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Homemade lemonade is a wonderful treat. After I sampled this incredibly easy and natural soft drink, I was able to taste just how yucky the commercial stuff is.
Lemonade in a can? Tinny. Lemonade from frozen concentrate? Oversweet and bland. Lemonade from a carton? The same, with the added tang of preservative. Unless you relish the taste of sodum benzoate, you will be thrilled at what is — and isn’t — present in the flavor profile of this homemade lemonade recipe.
I got the idea of using whole, muddled lemons from Cook’s Illustrated. In the 1990s, they published a recipe for homemade lemonade involving a potato masher. Mine is, I believe, superior because it uses far less sugar — 1 cup sugar for a half gallon lemonade versus 1 1/2 cups sugar for about half that much lemonade. My recipe is less grueling because it uses a stand mixer rather than a handheld potato masher, and also it doesn’t waste any lemon goodness, getting more delicious lemonade from fewer lemons.
The clean, tart taste of the juice of a lemon is only part of the story of the depth and breadth of lemon’s lovely flavor. The yellow peel (zest) and even the white pith carries an exciting range of citrus tastes and aromas. Well, I find it exciting, anyway.
Note that the fruit and sugar are mashed, or muddled, together, rather than the sugar being stirred in later. This is an important aspect of this lemonade method. The sharp crystals of the sugar cut open the cells of the lemon, releasing fragrant oils and flavorful juices.
Don’t be tempted (as I was) to use a food processor or blender to chop the lemons. That would mince the lemon seeds, and they are excessively bitter.
Note that I suggest xylitol or erythritol as low-calorie, low-carb sweetener alternatives to sugar. These come in crystal form, so they muddle with the lemons in the same way sugar does. They’re sort of natural, unlike aspartame. Also, their flavors works with lemon. Do not use saccharine; its faint sour note, invisible in, say, coffee with cream, meshes hideously with anything very tart, like lemon.
2 pounds lemons
1 cup sugar, xylitol or erythritol
Water that tastes good to you
Equipment that bears mentioning
Stand mixer with paddle attachment
Large mixing bowl (in addition to the one you use with the mixer)
Sieve or strainer
In a nutshell
Muddle (mash) sliced lemons and sugar. Mix the resulting pulp with successive installments of water, squeezing well every time. Strain into a second bowl. Decant into pitcher. Chill.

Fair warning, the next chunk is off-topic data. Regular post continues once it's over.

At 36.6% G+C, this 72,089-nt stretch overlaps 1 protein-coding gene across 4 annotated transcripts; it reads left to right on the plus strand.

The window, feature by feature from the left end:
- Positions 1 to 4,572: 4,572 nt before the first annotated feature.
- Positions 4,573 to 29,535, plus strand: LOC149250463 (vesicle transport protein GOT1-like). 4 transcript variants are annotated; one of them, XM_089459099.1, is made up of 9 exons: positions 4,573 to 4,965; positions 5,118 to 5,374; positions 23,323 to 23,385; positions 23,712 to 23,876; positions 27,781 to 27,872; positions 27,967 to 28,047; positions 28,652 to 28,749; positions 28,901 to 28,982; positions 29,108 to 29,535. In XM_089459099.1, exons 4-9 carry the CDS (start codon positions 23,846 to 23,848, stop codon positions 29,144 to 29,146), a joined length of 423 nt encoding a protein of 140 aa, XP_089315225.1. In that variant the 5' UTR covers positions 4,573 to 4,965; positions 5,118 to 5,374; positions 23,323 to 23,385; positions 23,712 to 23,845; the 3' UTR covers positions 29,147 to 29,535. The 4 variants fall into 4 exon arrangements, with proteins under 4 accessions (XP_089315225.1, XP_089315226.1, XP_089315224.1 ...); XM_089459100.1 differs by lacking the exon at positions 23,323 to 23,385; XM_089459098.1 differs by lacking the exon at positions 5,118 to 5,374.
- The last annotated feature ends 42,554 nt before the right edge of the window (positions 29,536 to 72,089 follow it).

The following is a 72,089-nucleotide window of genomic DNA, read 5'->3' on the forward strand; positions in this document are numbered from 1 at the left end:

I wear rubber gloves to handle this many lemons this thoroughly, because the skin of my hands is sensitive and would become red and raw from that much contact with the lemon’s acid. I recommend you do the same –but, of course, you should be your own judge. I make sure the gloves are clean and free of odors by putting them on my hands and then washing them with a generous squirt of dishwashing liquid using the same motions as if I were washing my hands.
Note that you should still wash your real hands before getting started, just like with any other cooking project!
Use a chef’s knife to cut the lemons in half, pole to pole. Slice the lemons into thin half-moons.
Place lemons and sugar (or other crystallized sweetener) in the bowl of a stand mixer, such as a KitchenAid. Fit the mixer with the paddle attachment (that’s the sturdy one that’s not a whisk and not a dough hook) to Reduce spattering by covering the mixer bowl with a piece of cardboard from which you have cut a notch that clears the stem of the paddle.
Turn the mixer on the lowest speed for several seconds, then the next highest speed for several seconds, then the next highest speed for a second or two. Rotate among these speeds for three minutes, using the cardboard to keep your kitchen (and face) from getting spattered with lemon pulp.
You should have a lemony yellow mass with the thick consistency of biscuit dough, almost as stiff as Play-Doh.
Remove mixer bowl from mixer. Pour in about two or three cups of water. Squeeze the pulp with your gloved hands several times. The water will turn a thick, milky yellow. Pour this mixture through the seive into the second mixing bowl. Empty the second mixing bowl into the pitcher.
Note: Do not press the pulp against the seive, because that kind of rough treatment will weaken and eventually break your seive.
Turn the pulp back into the mixer’s bowl. Add more water. Swish and squeeze the pulp again. Strain into the second bowl again. Repeat until you’ve filled the half-gallon pitcher.
Chill and serve.
You may wish to put some lemon slices in the serving pitcher, or individual glasses, just for show. However, do not keep the slices in the lemonade for many hours, because they will make the lemonade bitter.
You might find your lemonade becomes too bitter or too sour after a day or two in the refrigerator. I hate to say it, but a little extra sweetener will fix this problem right up. Don’t try to add dry sugar to cold lemonade, though; you’ll have the deuce of a time getting the crystals to melt. Instead use simple syrup, which is — simply –equal parts sugar and water warmed until the sugar melts.